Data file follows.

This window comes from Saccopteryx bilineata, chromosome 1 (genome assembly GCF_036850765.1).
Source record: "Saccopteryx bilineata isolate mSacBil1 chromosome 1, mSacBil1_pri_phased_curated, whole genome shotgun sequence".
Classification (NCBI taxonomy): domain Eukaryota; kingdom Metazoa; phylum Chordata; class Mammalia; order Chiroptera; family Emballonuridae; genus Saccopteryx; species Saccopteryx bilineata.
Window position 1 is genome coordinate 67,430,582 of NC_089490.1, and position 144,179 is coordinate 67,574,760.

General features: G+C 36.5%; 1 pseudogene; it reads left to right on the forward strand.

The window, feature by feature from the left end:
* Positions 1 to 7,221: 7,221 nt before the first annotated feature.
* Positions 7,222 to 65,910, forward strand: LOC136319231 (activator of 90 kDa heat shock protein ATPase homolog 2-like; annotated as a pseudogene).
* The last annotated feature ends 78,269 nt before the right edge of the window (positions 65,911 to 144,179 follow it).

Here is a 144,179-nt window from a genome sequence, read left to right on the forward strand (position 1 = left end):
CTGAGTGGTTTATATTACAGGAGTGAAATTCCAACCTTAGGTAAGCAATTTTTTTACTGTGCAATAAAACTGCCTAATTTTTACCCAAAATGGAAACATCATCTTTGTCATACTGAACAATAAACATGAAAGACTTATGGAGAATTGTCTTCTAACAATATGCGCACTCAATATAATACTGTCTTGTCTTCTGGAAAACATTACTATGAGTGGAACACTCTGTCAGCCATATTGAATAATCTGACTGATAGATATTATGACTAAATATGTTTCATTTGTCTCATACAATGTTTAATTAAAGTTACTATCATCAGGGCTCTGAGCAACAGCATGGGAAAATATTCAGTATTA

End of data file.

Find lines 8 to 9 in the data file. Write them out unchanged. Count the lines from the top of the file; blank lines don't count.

* Positions 7,222 to 65,910, forward strand: LOC136319231 (activator of 90 kDa heat shock protein ATPase homolog 2-like; annotated as a pseudogene).
* The last annotated feature ends 78,269 nt before the right edge of the window (positions 65,911 to 144,179 follow it).